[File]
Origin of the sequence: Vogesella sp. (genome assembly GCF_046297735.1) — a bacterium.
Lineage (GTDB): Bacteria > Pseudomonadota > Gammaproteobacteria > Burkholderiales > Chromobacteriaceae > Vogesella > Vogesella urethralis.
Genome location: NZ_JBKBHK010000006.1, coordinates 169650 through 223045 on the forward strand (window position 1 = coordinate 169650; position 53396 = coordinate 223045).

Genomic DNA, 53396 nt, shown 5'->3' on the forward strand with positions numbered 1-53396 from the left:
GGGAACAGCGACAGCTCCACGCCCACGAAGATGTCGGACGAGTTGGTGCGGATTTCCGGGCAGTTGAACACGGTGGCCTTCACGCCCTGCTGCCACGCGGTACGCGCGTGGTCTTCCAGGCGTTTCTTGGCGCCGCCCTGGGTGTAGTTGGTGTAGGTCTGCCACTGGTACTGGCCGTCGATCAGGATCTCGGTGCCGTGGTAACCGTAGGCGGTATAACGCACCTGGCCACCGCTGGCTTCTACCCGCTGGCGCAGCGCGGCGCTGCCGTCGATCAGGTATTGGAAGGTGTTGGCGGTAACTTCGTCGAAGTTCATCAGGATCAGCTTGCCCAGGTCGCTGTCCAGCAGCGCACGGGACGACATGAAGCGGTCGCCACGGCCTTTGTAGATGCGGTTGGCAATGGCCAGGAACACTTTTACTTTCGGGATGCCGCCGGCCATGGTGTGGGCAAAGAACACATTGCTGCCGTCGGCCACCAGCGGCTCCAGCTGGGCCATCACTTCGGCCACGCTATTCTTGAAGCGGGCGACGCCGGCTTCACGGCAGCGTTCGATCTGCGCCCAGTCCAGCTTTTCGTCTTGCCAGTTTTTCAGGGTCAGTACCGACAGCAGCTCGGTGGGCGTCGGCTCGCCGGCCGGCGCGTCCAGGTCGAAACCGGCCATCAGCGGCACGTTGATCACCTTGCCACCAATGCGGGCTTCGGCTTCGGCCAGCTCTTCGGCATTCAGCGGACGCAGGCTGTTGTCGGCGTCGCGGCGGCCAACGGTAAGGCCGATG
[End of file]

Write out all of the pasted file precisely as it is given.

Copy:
Origin of the sequence: Vogesella sp. (genome assembly GCF_046297735.1) — a bacterium.
Lineage (GTDB): Bacteria > Pseudomonadota > Gammaproteobacteria > Burkholderiales > Chromobacteriaceae > Vogesella > Vogesella urethralis.
Genome location: NZ_JBKBHK010000006.1, coordinates 169650 through 223045 on the forward strand (window position 1 = coordinate 169650; position 53396 = coordinate 223045).

Genomic DNA, 53396 nt, shown 5'->3' on the forward strand with positions numbered 1-53396 from the left:
GGGAACAGCGACAGCTCCACGCCCACGAAGATGTCGGACGAGTTGGTGCGGATTTCCGGGCAGTTGAACACGGTGGCCTTCACGCCCTGCTGCCACGCGGTACGCGCGTGGTCTTCCAGGCGTTTCTTGGCGCCGCCCTGGGTGTAGTTGGTGTAGGTCTGCCACTGGTACTGGCCGTCGATCAGGATCTCGGTGCCGTGGTAACCGTAGGCGGTATAACGCACCTGGCCACCGCTGGCTTCTACCCGCTGGCGCAGCGCGGCGCTGCCGTCGATCAGGTATTGGAAGGTGTTGGCGGTAACTTCGTCGAAGTTCATCAGGATCAGCTTGCCCAGGTCGCTGTCCAGCAGCGCACGGGACGACATGAAGCGGTCGCCACGGCCTTTGTAGATGCGGTTGGCAATGGCCAGGAACACTTTTACTTTCGGGATGCCGCCGGCCATGGTGTGGGCAAAGAACACATTGCTGCCGTCGGCCACCAGCGGCTCCAGCTGGGCCATCACTTCGGCCACGCTATTCTTGAAGCGGGCGACGCCGGCTTCACGGCAGCGTTCGATCTGCGCCCAGTCCAGCTTTTCGTCTTGCCAGTTTTTCAGGGTCAGTACCGACAGCAGCTCGGTGGGCGTCGGCTCGCCGGCCGGCGCGTCCAGGTCGAAACCGGCCATCAGCGGCACGTTGATCACCTTGCCACCAATGCGGGCTTCGGCTTCGGCCAGCTCTTCGGCATTCAGCGGACGCAGGCTGTTGTCGGCGTCGCGGCGGCCAACGGTAAGGCCGATG